When DSL was first implemented in our area Verizon would install a splitter on the outside of your house that separated the voice and data channels on your telephone line. Then they would wire the data channel to a special phone jack in your house for DSL. They stopped doing that after the first year or so, now both phone companies use a splitter-less design.


Instead installing a special splitter on the outside of your house, or in your wiring closet, the splitter is now built into the DSL equipment provided by the phone company. This has cut the installation cost of the equipment, and most users find that the DSL signal doesn’t interfere with their regular phone lines.

If you do hear some additional static or noise on your lines it’s a good idea to install the filters that came with your DSL equipment. (Don’t install a filter on the DSL line going to your modem, that will filter out the DSL signal and break your connection to the Internet).

The Internet light on the Actiontec, the WAN LNK light on the Cisco modems, Modem light on the Fujitsu modems and the connection indicators only tell you whether your not your DSL modem is ‘trained’ or synchronized with the DSLAM (DSL Area Multiplexer) — the device that translates the DSL signal at the telephone company. This is the first part of your connection to the Internet, and it’s the only part of the connection that uses DSL technology.

If your connection lights indicate that your DSL is working, but you can’t get to the Internet, the problem can be with your computer; in the connection to EasyStreet; or in the connection from EasyStreet to the Internet.

DSLAM to EasyStreet, EasyStreet to the Internet

This is a handy over simplification of the complicated nest of fiber and switching devices that take the data from your DSL line from the DSLAM and send it out to the Internet. The boundaries of the EasyStreet network are surrounded by the green box. (Clouds are used whenever there are too many connections to draw them individually).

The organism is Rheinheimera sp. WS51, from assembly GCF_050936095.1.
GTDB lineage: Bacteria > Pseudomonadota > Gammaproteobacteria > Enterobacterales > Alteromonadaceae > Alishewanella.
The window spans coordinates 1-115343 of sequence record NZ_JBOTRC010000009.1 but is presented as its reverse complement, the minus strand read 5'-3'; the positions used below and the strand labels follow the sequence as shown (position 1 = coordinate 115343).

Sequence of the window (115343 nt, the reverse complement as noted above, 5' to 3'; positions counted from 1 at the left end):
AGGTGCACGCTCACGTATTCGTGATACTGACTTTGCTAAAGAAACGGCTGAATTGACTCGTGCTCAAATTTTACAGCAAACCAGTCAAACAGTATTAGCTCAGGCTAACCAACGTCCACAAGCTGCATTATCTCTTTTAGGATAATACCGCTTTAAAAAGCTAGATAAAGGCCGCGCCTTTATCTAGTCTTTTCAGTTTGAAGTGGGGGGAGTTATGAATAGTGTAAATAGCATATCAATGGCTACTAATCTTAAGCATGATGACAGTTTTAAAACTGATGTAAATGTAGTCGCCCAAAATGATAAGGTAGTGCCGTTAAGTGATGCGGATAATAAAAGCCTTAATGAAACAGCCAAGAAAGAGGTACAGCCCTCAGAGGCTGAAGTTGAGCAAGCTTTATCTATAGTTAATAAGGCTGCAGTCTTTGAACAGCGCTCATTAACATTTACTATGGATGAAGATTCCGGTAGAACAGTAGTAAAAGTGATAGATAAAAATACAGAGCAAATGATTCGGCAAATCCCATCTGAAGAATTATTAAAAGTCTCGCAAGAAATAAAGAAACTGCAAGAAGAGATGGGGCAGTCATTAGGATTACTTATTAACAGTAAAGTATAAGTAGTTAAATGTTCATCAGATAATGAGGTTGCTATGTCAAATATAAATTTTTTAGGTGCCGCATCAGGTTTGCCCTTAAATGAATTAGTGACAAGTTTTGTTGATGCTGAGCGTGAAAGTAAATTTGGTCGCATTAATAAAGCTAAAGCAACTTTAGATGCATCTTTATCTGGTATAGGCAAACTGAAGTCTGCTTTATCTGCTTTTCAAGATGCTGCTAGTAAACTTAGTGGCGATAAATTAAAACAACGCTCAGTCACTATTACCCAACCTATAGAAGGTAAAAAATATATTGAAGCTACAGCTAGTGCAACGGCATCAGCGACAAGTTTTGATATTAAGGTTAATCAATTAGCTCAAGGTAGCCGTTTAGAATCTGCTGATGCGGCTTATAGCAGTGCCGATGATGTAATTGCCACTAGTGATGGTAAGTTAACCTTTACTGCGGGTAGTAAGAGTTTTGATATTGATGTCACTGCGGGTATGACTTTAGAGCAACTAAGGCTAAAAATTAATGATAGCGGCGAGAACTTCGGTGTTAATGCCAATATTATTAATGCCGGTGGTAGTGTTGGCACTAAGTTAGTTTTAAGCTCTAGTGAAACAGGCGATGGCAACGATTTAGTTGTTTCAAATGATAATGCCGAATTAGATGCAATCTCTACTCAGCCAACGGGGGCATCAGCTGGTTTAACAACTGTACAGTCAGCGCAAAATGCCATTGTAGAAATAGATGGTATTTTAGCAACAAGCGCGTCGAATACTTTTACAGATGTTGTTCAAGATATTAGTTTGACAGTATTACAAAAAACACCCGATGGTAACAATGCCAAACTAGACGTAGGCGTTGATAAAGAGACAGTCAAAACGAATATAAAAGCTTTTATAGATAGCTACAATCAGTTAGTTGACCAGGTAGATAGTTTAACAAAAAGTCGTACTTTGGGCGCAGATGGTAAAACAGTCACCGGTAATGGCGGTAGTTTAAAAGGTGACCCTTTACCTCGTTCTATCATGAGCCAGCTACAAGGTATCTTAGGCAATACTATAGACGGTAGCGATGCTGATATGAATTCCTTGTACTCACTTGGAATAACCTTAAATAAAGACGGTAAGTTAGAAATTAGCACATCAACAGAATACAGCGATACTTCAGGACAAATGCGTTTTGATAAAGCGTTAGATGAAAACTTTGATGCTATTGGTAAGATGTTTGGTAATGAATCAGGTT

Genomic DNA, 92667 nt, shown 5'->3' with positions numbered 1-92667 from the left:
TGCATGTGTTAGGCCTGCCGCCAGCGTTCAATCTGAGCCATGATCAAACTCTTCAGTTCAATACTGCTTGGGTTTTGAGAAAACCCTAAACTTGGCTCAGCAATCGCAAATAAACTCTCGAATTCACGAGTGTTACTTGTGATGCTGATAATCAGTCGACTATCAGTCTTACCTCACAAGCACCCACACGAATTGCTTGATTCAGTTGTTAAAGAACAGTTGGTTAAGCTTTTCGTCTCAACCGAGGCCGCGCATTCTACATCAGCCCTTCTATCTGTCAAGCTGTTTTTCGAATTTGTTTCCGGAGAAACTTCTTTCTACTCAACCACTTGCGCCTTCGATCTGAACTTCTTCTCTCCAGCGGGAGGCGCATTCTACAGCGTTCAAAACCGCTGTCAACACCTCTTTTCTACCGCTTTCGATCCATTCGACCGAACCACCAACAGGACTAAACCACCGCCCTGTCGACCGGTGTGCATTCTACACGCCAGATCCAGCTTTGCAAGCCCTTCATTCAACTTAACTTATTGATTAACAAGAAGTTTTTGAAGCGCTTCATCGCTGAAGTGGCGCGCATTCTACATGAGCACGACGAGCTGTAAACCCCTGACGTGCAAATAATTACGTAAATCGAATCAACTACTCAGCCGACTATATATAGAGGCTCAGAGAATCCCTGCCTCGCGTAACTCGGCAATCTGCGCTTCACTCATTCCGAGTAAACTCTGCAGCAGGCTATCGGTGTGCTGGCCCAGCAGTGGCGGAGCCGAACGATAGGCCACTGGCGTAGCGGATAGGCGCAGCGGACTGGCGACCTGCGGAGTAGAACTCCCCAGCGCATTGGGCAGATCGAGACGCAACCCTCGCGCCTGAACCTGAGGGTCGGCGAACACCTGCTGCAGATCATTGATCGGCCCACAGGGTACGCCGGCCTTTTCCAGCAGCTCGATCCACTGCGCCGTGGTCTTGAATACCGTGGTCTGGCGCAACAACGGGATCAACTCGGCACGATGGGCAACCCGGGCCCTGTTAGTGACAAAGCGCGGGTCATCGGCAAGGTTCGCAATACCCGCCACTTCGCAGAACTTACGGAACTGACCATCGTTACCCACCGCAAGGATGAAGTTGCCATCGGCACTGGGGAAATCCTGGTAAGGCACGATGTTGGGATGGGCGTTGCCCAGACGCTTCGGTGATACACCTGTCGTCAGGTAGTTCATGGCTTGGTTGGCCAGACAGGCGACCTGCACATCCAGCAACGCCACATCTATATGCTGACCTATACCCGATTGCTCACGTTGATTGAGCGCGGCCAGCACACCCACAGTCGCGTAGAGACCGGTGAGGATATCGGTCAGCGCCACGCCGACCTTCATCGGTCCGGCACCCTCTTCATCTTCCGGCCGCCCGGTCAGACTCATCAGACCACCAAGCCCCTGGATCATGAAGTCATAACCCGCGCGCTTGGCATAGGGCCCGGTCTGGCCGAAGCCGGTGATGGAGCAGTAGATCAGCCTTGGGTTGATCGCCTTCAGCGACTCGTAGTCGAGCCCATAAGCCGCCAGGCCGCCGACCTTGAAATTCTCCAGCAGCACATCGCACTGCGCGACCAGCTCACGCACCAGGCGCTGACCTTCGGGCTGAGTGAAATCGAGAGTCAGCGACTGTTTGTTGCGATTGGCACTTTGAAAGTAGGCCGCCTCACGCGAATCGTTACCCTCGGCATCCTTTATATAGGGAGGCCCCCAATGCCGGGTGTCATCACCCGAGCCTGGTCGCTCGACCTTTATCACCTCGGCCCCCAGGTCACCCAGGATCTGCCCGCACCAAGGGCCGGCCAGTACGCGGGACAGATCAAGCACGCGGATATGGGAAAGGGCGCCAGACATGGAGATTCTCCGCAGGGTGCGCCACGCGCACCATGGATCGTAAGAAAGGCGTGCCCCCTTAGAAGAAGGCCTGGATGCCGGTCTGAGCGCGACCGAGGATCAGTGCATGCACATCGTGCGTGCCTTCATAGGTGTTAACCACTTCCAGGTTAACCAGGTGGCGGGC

The “Path” (DSLAM to EasyStreet)

In the DSLAM (DSL Area Multiplixer) the DSL signal is translated back into a regular digital signal and then forwarded through the telephone company data network. After passing through the telephone company data network, the data from your DSL connection is sent through a DS3 to EasyStreet. The path that your data takes from the DSLAM to EasyStreet is often called the Permanent Virtual Circuit (PVC) — phone company technicians often just call it “the path”.

This part of your connection is largely invisible you and to us here at EasyStreet. Generally problems in this part of the network are found by sending a set amount of traffic through the data network and checking different points along the network to see if it makes it through to the other side. It can be difficult to find problems in this part of your connection, and it frequently takes a 3 way conference call between EasyStreet, the phone company’s DSL repair, and you at your end of the connection to identify the problem.

EasyStreet to the Internet

At Easystreet the DS3 from the telephone company comes straight into our Redback DSL router. (We have multiple Redback routers, but your connection only terminates in one of them). The IP of the DSL router is given as your Gateway on your Account Information, and it is the first piece of equipment that you can ping.

The DSL router uses your IP and your MAC address to authenticate your DSL connection (so you don’t need to enter a username and password). As it’s name implies the DSL router sends your data through our network to our other routers that connect to our mail and web servers , or to our upstream Internet connections.